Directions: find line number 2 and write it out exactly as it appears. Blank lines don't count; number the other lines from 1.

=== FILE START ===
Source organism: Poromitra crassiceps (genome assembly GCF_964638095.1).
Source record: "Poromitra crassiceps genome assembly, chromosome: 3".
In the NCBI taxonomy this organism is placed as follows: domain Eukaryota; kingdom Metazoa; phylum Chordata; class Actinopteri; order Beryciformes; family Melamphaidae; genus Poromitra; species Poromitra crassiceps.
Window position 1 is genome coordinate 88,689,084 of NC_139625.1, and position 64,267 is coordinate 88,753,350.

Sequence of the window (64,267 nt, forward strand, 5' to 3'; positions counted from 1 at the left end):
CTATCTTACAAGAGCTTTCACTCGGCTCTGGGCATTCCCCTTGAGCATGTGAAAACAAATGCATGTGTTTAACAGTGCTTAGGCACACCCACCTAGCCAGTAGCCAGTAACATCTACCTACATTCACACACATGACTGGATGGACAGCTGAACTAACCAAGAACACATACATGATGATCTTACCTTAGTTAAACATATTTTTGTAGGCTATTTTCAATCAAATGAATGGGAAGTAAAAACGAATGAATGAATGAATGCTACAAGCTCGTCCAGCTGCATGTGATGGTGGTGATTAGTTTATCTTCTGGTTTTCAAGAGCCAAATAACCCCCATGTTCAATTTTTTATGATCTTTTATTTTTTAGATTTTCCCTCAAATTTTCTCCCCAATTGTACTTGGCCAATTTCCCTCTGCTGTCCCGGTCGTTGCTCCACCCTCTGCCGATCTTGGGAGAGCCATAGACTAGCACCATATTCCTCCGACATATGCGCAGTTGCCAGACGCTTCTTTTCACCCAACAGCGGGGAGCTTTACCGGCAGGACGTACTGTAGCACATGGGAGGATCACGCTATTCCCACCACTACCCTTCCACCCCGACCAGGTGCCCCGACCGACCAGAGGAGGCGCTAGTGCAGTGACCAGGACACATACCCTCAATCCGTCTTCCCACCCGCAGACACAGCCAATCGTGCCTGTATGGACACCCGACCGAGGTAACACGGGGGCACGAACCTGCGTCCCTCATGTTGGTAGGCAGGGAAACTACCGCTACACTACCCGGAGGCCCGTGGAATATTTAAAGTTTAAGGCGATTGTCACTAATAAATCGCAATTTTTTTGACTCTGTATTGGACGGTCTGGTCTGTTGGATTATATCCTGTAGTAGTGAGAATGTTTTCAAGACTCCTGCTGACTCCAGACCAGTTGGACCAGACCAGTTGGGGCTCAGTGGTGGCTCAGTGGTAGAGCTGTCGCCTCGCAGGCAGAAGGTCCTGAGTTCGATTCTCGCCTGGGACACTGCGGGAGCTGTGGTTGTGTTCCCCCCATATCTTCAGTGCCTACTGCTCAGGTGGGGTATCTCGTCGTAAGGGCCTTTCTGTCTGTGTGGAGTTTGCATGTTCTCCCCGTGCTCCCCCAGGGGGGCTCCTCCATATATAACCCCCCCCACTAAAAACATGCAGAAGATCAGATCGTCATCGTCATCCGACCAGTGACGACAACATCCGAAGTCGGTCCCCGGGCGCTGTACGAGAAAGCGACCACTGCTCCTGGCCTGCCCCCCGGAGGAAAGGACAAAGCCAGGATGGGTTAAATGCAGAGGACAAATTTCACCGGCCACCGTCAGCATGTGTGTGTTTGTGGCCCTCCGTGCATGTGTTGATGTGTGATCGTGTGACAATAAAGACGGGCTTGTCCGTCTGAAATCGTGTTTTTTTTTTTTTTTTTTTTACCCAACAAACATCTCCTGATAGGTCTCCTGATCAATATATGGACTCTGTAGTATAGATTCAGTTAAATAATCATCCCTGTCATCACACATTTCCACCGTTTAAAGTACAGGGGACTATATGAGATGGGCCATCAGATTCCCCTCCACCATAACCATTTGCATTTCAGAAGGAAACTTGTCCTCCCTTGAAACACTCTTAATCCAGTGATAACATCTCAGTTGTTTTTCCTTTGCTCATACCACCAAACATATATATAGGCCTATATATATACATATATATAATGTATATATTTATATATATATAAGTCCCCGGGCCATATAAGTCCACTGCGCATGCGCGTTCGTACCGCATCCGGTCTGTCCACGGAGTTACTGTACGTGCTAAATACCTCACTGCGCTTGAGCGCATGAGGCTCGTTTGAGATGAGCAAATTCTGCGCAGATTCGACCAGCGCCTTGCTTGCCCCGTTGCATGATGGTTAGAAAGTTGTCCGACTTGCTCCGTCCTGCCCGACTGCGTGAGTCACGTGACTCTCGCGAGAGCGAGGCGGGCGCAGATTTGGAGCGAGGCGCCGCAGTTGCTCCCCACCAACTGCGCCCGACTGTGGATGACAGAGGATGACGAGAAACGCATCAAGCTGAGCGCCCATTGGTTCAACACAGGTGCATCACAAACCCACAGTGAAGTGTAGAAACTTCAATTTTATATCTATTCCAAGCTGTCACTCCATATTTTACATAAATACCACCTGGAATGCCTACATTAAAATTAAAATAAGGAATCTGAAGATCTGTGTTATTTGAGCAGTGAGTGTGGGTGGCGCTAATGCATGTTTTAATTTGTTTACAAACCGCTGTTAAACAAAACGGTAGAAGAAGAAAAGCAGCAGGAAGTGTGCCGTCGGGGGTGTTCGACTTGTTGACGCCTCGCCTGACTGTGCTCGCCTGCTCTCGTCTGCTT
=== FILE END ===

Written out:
Source record: "Poromitra crassiceps genome assembly, chromosome: 3".